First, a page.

Newton Emerson: All bets are off on a Stormont deal while DUP has a hold over Tory government
Re-elected DUP MPs David Simpson and Jim Shannon began their acceptance speeches with lengthy thanks to God - not in the figurative sense of thanking God the Westminster contest was over, but in the literal sense, as if they had piled up proxy votes from Jesus. It was a reminder that both communities in Northern Ireland, nationalists no less than unionists, have now staked their fate on two parties that are still objectively rather odd.
This election has raised innumerable questions and the answer to one will most determine how our politics responds. Having come to dominate each community through mutual antagonism, will the DUP and Sinn Féin now try to be more like all their voters? Or will they just expect their voters to keep them dominant by default?
Unlike in March, this week’s vote was not widely described as an election to a negotiation. However, many voters were clearly treating it as such and Stormont negotiations are due to recommence on Monday. There had been a consensus these talks would conclude in September, with another assembly election in early October. But now all bets are off - Sinn Féin may not want to do a deal at Stormont while the DUP has a hold over the British government, while the DUP will be focused on London and concerned about how long a British government might last. It is entirely possible that Northern Ireland could be heading to the polls twice more this year - once more for Westminster, then again for the assembly. Sinn Féin will also be keeping an eye on the prospect of a general election in the Republic, where incoming Taoiseach Leo Varadkar is about to take the reins of a minority administration. We don’t get to vote on that one though. Yet.
From the moment the shock exit poll was published on Thursday night, everyone had great fun pointing out how Sinn Féin’s abstentionism was putting a Tory-DUP alliance in power. The mathematical window for this outcome is so small that hitting it almost straight on is flabbergasting - although something like it has happened before, from 1974 to 1979, when one SDLP MP and one Independent Republican MP propped up a Labour government with a majority of zero. Naturally, the DUP is ecstatic at its kingmaker role, having expected to lose all its Westminster leverage. But this new power comes at the price of having to help a weakened Conservative Party manage a soft Brexit, which will inevitably involve a strong all-Ireland dimension. If it is any consolation, this will horrify Sinn Féin as well.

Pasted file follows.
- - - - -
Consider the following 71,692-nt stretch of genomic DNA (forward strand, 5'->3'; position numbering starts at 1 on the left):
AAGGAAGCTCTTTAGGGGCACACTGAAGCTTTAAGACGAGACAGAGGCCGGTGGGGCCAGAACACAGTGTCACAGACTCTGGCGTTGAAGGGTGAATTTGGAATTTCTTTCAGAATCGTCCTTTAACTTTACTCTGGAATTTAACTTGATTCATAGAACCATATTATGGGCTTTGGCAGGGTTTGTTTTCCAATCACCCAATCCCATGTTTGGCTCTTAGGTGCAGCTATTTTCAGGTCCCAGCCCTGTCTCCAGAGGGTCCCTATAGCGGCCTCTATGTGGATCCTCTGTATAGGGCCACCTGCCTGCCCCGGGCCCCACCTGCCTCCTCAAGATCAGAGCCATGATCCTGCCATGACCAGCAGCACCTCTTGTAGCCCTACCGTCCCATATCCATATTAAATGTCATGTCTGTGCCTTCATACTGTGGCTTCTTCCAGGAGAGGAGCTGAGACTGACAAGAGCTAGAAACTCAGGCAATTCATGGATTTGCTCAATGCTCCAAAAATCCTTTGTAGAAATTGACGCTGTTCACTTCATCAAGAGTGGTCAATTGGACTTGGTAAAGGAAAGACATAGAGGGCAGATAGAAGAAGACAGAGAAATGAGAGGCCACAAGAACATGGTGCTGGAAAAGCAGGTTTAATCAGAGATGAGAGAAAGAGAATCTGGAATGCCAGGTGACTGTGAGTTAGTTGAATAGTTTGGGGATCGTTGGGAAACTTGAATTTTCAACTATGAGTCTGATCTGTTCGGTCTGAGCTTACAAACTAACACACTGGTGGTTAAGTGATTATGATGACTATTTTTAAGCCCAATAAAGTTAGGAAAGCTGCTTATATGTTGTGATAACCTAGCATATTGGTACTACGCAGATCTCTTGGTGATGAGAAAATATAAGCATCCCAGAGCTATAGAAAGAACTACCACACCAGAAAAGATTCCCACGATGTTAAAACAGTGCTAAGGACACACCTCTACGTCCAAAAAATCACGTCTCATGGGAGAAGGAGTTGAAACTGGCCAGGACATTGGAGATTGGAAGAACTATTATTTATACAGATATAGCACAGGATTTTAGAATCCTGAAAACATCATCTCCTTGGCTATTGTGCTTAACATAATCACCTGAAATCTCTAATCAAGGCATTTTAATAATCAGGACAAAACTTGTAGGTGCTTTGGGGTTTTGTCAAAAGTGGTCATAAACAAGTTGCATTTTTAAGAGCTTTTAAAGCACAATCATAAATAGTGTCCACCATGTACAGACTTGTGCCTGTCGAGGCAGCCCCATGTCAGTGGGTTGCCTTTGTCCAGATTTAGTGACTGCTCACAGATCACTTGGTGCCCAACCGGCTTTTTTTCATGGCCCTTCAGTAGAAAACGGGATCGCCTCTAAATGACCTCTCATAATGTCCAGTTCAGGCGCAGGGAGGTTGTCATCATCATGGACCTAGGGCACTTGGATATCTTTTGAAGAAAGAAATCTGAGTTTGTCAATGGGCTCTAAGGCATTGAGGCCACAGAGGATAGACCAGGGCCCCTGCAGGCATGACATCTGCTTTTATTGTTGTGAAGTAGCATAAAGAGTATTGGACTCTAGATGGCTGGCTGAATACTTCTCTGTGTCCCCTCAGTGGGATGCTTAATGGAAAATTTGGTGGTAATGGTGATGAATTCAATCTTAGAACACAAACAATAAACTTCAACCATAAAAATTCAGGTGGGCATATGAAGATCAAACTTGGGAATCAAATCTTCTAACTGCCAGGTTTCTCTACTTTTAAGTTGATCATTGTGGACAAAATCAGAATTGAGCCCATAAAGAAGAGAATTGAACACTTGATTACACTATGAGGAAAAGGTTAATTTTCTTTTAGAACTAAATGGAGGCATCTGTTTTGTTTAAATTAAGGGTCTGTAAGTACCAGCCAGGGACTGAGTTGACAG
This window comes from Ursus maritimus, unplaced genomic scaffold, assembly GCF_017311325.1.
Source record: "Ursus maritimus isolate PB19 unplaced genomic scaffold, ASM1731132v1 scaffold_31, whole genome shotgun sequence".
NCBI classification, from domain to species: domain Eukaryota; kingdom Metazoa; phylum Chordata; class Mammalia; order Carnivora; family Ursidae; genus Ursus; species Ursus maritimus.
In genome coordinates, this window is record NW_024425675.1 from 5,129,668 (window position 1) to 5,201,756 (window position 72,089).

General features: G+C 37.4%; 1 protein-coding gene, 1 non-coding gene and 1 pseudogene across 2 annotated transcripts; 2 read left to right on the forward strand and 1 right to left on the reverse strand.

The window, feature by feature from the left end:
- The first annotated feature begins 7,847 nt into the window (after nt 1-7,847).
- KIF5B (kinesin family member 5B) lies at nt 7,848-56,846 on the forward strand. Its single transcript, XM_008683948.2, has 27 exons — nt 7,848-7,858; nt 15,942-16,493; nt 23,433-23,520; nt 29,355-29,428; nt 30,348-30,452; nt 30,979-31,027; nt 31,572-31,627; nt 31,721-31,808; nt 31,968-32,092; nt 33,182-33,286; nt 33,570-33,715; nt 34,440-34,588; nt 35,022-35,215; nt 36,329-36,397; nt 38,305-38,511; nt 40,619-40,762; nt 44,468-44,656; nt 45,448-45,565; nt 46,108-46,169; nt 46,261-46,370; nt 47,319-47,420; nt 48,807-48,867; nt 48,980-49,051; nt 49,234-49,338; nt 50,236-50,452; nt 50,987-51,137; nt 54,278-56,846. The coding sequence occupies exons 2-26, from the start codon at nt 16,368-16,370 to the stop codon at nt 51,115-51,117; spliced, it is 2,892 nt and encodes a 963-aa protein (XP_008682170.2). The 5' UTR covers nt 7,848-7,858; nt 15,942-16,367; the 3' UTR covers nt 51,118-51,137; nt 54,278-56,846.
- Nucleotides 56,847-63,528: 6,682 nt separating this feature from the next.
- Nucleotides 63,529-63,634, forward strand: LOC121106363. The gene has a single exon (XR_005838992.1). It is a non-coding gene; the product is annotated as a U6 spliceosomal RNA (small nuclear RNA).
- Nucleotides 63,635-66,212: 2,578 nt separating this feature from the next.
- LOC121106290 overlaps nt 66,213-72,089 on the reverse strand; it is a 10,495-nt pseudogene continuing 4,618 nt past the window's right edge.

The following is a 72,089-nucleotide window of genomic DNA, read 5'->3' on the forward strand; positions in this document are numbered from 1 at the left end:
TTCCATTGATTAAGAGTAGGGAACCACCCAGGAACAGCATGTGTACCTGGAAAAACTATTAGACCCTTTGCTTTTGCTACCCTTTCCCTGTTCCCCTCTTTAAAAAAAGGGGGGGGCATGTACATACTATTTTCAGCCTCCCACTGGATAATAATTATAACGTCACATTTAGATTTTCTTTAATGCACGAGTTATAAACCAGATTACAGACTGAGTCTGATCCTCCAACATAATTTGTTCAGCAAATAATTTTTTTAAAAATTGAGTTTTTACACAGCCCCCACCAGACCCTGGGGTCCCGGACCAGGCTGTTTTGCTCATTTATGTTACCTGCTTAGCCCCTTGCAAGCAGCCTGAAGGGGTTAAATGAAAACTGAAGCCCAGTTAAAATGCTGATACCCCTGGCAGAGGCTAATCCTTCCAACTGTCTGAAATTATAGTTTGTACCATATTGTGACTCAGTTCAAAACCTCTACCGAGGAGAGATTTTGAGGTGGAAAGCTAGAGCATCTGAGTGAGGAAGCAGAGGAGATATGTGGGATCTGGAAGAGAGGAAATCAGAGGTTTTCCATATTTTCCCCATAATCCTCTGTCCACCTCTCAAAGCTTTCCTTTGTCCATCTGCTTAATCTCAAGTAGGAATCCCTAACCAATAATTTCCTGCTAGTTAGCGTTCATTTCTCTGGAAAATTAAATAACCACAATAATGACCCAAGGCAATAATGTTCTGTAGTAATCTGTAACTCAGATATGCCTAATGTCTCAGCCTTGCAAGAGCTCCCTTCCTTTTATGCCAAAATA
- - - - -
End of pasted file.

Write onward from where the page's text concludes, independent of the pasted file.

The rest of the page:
A feature of this election was unionist shrieking and gurning about a plot to steal postal and proxy votes, although - as Sinn Féin calmly pointed out - the Electoral Office insisted everything was in order. A feature of the last election was Sinn Féin shrieking and gurning about a plot to remove voters from the electoral register, although - as unionists calmly pointed out - the Electoral Office insisted everything was in order. Therefore, by the immutable law of getting it from both sides, the Electoral Office is impartial. I trust this settles the matter.
In further two wrongs making a right, Sinn Féin and the DUP spent the week before polling jibing at each over a UDA endorsement and canvassing by Sean Kelly, the Shankill bomber. Sinn Féin said Kelly was “working for peace” and noted a faction of the UDA has been linked to last month’s murder in Bangor. The DUP said that made it all the more important to do the same work with the rest of the UDA. All this wonderful work for peace takes place in the context of Stormont’s Social Investment Fund (SIF), which splits an £80m pot between loyalist and republican areas. Although Sinn Féin and the DUP ended up waving SIF publicity pictures at each other to highlight their alleged hypocrisy, neither called the fund itself into question. It remains one of the few things they have not fallen out over.
Brexit is no longer the only threat to a porous border. The terrorist attack in London last weekend has drawn popular attention in Britain to the Common Travel Area as a security weak spot - a concern intelligence experts have been voicing for years. One of the London attackers married an Irish woman in Dublin in 2012 in order to enter the UK. Three years earlier, he had been arrested in Scotland after getting off a ferry from Northern Ireland. The actual weak spot in the system is a 2011 Brussels directive, adopted by Ireland, requiring the Common Travel Area to be opened to non-EU spouses. Can Dublin repeal that for our sakes, and would that be enough for a British public now reading headlines about a “terrorist back door” in Ireland?